Rolling about in the lab aisles

Saturday, 10 August 1996

Life on Mars? What about Earth then?

Those of us who read Modesty Blaise may remember Willie Garvin speaking about "the flux" -- when seemingly unrelated occurrences are suddenly found to have a connection.

Earlier this week, I had logged in to my computer which always greets me with words of wisdom. That day, it had this to say:

Acceptance without proof is the fundamental characteristic of Western religion, Rejection without proof is the fundamental characteristic of Western science. - Gary Zukav, "The Dancing Wu Li Masters"

I was thinking about this later that day when NASA announced that strong evidence of primitive life had been found in a Martian meteorite.

The sample is about 3.6 billion years old, which predates the Garden of Eden by at least 3 billion years. And it wasn't from this planet!

No one is going to believe it. They should cancel the press release.

The way of scientific enquiry is not for the faint of heart.

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About 4 years ago, I was a guest of the Instituto Genitico Moleculare at the Catalan town of Alghero on northeast Sardinia.

Towering cliffs overlooking the Mediterranean shelter a town that has not changed much since the days of Spanish occupation. The institute, which performs world-beating research into molecular genetics, is an anachronism here.

Marcello Siniscalco,the silver-haired head of the institute, regaled us with tales of his life on the island 25 years before, when he and a doctor friend were conducting research into night blindness.

This recessive disease affects a large number of Sardinian males since it is transmitted on the X chromosome. Since Sardinia is an island with a relatively constant gene pool, the disease perpetuates itself.

Siniscalco and his colleagues came to know about the disease only after an anonymous letter was published in a newspaper in the mountain town of Nuoro.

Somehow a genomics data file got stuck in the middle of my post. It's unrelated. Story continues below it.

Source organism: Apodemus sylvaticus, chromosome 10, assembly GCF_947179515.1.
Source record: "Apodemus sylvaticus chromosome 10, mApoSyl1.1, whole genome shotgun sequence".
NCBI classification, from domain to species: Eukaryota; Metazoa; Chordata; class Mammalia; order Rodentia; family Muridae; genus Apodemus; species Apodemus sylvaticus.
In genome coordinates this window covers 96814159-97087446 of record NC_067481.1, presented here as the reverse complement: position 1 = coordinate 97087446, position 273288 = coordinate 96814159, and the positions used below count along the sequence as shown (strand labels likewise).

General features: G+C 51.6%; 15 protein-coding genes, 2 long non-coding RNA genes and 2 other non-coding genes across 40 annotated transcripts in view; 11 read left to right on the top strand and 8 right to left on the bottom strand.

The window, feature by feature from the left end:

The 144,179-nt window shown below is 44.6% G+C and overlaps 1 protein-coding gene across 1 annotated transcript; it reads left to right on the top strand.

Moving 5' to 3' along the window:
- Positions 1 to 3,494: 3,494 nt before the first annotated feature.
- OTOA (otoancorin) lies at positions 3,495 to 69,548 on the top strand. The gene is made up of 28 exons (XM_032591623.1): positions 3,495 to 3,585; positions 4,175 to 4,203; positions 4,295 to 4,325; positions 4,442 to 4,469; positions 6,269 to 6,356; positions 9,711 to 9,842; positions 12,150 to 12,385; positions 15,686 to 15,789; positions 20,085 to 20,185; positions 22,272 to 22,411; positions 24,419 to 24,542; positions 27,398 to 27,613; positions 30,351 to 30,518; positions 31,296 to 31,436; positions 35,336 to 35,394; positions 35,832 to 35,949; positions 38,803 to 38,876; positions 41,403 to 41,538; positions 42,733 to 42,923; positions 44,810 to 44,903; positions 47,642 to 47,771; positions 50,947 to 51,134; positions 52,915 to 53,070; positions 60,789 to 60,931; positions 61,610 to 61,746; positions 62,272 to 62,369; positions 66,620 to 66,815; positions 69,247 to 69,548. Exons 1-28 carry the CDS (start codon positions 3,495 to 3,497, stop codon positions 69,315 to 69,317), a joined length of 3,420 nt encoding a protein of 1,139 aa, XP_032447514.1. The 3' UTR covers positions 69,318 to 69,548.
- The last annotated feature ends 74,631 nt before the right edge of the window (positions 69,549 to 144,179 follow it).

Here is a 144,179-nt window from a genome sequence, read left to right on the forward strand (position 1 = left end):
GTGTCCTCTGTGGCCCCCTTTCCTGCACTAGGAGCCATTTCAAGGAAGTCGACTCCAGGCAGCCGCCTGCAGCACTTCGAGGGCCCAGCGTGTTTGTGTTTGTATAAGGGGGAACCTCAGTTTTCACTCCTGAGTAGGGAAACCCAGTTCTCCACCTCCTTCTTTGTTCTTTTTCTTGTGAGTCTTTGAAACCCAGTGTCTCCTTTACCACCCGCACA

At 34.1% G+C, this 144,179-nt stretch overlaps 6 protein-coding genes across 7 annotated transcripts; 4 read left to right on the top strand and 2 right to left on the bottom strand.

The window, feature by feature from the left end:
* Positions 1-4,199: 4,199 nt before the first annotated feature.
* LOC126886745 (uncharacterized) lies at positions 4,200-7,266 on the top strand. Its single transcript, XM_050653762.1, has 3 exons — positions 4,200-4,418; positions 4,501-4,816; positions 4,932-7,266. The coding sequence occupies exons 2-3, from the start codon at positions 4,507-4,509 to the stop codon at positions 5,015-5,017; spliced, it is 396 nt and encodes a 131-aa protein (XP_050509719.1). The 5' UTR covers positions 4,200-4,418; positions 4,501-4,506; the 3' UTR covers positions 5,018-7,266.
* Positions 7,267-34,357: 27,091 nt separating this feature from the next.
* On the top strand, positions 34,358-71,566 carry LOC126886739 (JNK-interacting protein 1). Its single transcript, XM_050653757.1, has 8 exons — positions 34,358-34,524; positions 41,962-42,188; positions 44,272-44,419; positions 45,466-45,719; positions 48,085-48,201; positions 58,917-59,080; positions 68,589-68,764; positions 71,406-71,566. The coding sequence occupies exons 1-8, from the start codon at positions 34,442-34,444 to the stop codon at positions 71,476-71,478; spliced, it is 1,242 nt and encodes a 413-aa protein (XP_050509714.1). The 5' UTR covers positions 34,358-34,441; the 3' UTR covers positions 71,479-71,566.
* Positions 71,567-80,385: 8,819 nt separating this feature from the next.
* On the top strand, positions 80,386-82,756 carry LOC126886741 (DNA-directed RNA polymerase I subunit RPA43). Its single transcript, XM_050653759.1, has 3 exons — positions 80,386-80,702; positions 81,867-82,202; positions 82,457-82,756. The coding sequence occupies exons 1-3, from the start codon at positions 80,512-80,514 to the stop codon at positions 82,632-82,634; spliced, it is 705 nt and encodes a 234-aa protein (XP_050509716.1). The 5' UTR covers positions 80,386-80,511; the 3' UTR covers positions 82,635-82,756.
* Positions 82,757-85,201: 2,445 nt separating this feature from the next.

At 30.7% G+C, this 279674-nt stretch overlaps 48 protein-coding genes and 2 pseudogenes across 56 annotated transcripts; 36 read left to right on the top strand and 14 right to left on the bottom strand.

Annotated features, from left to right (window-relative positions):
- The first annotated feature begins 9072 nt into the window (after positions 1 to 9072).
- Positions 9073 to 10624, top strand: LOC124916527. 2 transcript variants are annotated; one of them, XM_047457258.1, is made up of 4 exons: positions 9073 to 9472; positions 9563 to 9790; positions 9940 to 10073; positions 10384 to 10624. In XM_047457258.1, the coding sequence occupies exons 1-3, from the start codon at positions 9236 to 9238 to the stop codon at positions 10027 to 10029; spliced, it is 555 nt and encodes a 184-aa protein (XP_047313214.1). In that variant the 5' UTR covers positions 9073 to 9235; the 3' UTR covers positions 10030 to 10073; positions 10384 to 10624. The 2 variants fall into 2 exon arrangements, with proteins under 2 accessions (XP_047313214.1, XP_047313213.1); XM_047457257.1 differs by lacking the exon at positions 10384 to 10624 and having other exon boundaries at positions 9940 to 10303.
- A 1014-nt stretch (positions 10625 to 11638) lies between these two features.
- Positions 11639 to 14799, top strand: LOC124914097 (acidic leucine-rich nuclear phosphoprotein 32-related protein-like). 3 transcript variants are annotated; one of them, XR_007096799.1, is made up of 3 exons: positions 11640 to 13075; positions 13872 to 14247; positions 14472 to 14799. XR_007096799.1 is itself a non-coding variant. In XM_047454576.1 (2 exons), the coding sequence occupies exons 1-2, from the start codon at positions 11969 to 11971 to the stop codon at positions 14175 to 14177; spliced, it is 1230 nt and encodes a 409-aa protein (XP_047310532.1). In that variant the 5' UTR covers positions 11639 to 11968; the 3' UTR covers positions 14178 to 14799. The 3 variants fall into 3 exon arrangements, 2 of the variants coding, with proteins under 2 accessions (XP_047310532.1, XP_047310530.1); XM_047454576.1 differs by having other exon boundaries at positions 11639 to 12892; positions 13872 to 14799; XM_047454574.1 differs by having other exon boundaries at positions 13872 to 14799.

The letter writer said that he suffered from the disease as did many people he knew of, and wanted to know whether there was a cure.

Why did the writer choose anonymity? Like many rural Sardinians, he was a shepherd, spending many months alone in the mountains with his flock in search of good grazing.

Any thieves who knew that he was blind at night would have promptly relieved him of his flock.

Siniscalco and his friend arrived in the mountains to conduct surveys into night blindness but were faced with uncooperative subjects, most of whom were shepherds.

So they devised a foolproof test for night blindness.

They would befriend a shepherd in a pub at night, have a few drinks, then walk out of the pub on either side of the subject towards a solid brick wall.

At the last second possible, they would step aside.

If the shepherd smashed his nose against the wall, he was night blind.

The story had a sequel, (said Siniscalco when we finally picked ourselves off the floor). Years later, the letter writer contacted his doctor friend, identifying himself. He was dying, and had decided to leave his eyeballs to the research effort.

But in religiously conservative central Sardinia where desecration of the corpse was unthinkable, the eyeballs has to be obtained surreptitiously. How?

The shepherd's daughter had been notified by her father of his dying wish. On the morning of the funeral, she arranged a private audience with the corpse.

The doctor arrived with a glass eye in each pocket, pulled the switch and left.

Unfortunately, the doctor's assistant shipped the eyeballs to Siniscalco not packed on ice, but in a jar of alcohol, quite pickled.

I sighed wistfully, recalling my high school days when my physics teacher hauled us to the top of the bell tower to demonstrate acceleration due to gravity.

"I'm going to drop this stone and time how long it takes to hit the ground," he said.

And he pressed the stone and dropped the stopwatch...